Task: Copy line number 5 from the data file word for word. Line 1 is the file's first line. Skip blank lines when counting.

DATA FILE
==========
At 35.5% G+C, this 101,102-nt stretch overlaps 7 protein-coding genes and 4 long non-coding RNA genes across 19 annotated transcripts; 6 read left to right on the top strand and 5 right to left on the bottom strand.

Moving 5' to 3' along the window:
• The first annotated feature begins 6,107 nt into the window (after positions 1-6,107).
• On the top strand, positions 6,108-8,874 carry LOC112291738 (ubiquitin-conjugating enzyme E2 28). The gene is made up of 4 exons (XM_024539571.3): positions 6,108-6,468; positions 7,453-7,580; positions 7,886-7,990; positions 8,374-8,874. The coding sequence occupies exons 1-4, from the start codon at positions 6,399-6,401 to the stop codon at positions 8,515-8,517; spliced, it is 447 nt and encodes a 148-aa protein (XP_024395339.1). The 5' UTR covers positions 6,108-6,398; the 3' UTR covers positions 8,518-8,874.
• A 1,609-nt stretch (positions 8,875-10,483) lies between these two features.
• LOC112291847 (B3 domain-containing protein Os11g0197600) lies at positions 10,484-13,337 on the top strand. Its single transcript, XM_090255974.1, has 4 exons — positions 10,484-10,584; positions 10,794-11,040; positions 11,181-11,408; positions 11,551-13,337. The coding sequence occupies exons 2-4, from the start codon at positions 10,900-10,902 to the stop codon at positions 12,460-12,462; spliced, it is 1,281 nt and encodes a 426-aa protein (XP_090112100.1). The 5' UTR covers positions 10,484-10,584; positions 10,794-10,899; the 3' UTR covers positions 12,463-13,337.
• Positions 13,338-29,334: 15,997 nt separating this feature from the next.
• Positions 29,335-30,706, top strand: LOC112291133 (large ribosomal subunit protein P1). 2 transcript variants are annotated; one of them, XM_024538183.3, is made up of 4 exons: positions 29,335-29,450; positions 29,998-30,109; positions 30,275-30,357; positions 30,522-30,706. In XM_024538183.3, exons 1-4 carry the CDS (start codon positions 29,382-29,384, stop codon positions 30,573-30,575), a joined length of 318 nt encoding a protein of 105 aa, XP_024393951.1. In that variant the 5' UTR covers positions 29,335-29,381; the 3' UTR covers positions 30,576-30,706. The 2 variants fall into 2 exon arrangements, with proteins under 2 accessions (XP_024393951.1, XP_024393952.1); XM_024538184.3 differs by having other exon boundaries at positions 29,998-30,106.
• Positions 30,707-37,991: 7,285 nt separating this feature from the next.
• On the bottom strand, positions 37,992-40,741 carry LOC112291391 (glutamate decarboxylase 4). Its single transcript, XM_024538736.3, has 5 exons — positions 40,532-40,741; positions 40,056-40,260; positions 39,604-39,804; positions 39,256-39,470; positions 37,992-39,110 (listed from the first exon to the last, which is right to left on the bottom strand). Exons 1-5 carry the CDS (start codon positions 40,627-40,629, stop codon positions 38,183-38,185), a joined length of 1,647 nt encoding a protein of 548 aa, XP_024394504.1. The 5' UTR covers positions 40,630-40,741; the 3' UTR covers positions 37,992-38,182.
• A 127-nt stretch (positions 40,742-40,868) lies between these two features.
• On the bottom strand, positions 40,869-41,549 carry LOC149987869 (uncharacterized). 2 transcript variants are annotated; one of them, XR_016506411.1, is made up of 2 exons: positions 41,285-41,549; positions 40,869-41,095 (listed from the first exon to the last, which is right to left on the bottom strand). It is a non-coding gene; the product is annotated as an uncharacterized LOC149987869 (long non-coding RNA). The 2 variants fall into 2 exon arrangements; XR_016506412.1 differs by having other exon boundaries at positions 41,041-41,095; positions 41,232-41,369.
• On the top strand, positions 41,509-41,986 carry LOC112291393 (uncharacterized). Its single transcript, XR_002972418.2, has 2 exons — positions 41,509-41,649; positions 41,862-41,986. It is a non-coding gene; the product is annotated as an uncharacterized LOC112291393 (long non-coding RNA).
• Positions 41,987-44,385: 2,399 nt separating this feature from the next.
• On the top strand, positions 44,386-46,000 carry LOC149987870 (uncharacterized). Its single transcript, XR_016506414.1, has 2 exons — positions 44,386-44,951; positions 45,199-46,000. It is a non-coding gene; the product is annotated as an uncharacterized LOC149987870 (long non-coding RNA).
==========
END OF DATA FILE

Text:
• A 1,609-nt stretch (positions 8,875-10,483) lies between these two features.